George Albert Brueton

The story and photographs are shared by the Trust with kind permission from Jason Woods. George was his 2nd cousin on his mother's side, the Brueton's.

George Albert Brueton was the son of Alfred and Laura Brueton. He attested into the Royal Warwickshire Regiment as a rifleman on 16th January 1939, aged 18, and joined the 2nd Battalion.

George, aged 19, shortly after joining up

The battalion went to France on 23rd September 1939 as part of the British Expeditionary Force (BEF). On 31st May 1940 George was evacuated from Bray dunes, Dunkirk with most of the 2nd Battalion, Royal Warwickshire Regiment.

George and Ellen, standing on the right, on their wedding day

In 1941, George married Ellen (née Gale). In 1944, as George left England for the liberation of France, Ellen was expecting their first child.

The 2nd Battalion, Royal Warwickshire Regiment was part of 185th Brigade. They landed in the second wave on Sword Beach, Queen White on D-Day, 6th June 1944.

George, circled, with men of B Company, 2nd Battalion, Royal Warwicks. Photo believed to have been taken in Scotland in May 1944

George's service record states he was killed in action on 23 June 1944 in the Lébisey Wood area. The Commonwealth War Graves Commission (CWGC) lists his date of death as 25 June 1944. It is possible he was seen to be hit on the 23rd and only confirmed dead on the 25th.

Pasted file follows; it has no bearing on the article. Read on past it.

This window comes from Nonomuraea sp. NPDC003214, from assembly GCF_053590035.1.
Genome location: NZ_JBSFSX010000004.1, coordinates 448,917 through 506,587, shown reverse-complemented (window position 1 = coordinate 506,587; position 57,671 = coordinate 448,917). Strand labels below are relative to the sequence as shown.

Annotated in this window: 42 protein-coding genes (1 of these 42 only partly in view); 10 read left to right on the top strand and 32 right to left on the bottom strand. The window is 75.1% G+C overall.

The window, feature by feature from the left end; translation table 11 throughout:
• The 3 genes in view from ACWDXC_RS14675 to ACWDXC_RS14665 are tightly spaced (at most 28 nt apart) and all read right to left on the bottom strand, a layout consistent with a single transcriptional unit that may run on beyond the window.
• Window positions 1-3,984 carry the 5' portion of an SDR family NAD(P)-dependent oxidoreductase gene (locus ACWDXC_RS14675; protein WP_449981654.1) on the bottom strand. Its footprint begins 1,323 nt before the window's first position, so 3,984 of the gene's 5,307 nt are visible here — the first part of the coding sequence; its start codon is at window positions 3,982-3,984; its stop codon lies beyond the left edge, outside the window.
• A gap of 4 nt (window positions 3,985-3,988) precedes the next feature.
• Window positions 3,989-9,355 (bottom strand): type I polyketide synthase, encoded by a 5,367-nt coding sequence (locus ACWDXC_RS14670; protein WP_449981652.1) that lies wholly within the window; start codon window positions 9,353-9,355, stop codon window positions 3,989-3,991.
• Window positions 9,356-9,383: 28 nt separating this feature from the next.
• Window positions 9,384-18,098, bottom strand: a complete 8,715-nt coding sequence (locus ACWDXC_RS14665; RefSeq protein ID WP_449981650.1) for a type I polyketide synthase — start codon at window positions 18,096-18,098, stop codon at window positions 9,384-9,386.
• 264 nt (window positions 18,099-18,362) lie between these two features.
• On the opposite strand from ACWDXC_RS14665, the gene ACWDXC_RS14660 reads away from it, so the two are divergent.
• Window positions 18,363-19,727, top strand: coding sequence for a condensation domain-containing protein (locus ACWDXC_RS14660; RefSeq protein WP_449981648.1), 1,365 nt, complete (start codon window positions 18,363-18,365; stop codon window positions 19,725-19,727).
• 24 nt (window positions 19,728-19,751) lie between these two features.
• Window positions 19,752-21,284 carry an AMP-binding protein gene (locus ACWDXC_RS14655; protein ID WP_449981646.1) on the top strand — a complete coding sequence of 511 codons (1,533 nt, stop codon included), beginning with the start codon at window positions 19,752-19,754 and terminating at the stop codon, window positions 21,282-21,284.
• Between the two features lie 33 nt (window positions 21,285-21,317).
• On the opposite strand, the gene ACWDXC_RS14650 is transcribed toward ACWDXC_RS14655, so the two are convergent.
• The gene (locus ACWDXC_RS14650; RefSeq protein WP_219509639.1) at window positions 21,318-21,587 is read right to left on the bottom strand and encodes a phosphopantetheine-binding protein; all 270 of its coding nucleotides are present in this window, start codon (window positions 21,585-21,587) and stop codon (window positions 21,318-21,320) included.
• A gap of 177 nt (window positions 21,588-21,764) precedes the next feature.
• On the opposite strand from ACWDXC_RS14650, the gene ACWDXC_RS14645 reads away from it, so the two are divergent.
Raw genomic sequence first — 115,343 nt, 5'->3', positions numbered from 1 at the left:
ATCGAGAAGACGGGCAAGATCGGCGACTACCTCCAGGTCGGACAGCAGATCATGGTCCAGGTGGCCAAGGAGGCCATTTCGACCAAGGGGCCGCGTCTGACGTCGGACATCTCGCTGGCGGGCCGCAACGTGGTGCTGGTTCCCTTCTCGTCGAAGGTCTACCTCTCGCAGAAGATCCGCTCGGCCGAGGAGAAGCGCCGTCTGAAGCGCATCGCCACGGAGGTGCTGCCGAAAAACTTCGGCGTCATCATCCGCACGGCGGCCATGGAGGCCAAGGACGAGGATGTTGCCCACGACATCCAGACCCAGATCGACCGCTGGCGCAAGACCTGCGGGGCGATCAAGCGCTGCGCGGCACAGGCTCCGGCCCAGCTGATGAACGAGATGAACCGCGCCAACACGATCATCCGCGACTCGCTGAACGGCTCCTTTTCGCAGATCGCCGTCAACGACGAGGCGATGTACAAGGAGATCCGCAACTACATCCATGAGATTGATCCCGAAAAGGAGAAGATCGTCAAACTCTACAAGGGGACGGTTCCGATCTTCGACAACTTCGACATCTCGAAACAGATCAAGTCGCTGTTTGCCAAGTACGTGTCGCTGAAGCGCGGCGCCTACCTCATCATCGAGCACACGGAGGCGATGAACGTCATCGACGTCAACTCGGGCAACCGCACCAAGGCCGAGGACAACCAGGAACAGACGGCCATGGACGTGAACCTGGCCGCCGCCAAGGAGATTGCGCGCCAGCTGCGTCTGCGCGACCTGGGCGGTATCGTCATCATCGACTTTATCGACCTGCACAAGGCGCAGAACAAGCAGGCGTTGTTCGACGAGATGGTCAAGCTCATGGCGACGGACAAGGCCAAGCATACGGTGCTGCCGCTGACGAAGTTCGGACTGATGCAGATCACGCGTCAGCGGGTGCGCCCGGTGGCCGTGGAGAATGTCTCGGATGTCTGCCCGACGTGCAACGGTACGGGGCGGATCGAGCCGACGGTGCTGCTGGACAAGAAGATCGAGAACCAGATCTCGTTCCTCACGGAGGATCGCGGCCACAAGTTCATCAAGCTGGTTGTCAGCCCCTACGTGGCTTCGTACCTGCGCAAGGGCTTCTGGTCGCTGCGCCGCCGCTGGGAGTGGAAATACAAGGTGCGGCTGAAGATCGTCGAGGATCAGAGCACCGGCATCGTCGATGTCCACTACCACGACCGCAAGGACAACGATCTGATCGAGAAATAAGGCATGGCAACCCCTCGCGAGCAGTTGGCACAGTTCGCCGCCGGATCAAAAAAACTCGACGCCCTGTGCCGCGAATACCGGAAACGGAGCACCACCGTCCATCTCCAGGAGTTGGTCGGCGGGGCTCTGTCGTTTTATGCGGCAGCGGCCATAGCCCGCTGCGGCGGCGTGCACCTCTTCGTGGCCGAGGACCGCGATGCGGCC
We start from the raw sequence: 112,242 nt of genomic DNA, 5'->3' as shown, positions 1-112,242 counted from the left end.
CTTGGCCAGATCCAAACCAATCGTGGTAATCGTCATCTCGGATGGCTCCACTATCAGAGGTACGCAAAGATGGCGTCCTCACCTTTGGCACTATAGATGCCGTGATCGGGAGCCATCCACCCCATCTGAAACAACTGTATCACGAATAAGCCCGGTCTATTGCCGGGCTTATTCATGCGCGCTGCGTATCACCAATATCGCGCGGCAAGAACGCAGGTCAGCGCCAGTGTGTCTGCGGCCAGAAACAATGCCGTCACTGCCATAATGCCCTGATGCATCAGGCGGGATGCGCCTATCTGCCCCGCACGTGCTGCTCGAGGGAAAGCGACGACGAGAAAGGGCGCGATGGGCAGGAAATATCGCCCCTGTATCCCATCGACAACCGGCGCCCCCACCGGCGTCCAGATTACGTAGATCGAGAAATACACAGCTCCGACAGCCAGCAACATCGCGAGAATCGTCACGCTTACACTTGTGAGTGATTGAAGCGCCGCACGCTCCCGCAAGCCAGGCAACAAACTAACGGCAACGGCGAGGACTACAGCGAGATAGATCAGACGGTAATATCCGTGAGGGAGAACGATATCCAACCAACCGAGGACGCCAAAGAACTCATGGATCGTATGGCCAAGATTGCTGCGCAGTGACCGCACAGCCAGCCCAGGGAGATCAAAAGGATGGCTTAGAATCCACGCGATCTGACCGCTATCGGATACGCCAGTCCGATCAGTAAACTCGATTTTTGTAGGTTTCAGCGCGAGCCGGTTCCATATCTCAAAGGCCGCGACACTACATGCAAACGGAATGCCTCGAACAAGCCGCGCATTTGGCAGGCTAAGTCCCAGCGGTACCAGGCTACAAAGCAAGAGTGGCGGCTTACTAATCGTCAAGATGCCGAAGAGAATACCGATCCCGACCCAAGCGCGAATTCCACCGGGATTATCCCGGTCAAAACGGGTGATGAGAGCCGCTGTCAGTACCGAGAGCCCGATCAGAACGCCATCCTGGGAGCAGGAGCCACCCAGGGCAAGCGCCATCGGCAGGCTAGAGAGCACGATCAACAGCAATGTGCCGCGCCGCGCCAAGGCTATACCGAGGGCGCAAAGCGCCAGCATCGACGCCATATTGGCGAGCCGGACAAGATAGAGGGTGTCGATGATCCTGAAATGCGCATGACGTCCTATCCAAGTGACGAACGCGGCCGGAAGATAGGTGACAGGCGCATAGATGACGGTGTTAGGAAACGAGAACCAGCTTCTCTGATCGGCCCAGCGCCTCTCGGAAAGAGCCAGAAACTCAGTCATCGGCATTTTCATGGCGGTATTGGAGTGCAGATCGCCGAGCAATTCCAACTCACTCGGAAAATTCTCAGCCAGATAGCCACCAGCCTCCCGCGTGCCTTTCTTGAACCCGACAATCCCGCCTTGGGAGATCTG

A personal diary (author unknown) states there was heavy shelling on the 23rd with hurried unit withdrawals meaning soldiers got left behind. Parties were sent out 2 days later to collect the dead, hence a possible answer for the conflicting killed in action dates.

George is buried alongside a fellow Warwick, Lawrence Frank Drake, who has the same date of death. The CWGC surmise they may have been killed together. George's only child, Delsie, was born in October 1944, the daughter he never saw.

George's parents published an obituary notice for him in the local paper.

I attended the 75th commemoration of the Normandy Landings and paid my respects to George. I am a member of the Royal Warwickshire Regiment's re-enactment group and the group members are proud to honour the men of the regiment and all those who sacrificed so much for our today.

Lest We Forget

British Normandy Memorial - Additional Information

Private Albert Lawrence Mills is also mentioned in the press clipping, but his fate is uncertain. A search of the British Army Casualty List 1939-1945 reveal a couple of men by that name but only one is listed with the dates of 1944.  He was in the Black Watch and in Casualty Report 1520_24  he was reported Missing in Action, 11 July 1944.  But in Casualty Report 1563_38  he was recorded as being a Prisoner of War in German hands, location unknown.

Jason raised funds to erect a memorial to the remember men of the battalion killed on 07 June 1944 in one of their fiercest encounters with the Germans in Normandy. It was unveiled on 07 June 2022 and as a result of an interview he did on the BBC he was amazed to be contacted by George's sister whom he thought was no longer living. You can read that Story here.



    Army • PRIVATE

    Royal Warwickshire Regiment
    2nd Battalion

    DIED 25 June 1944

    AGE 23

    SERVICE NO. 5110551


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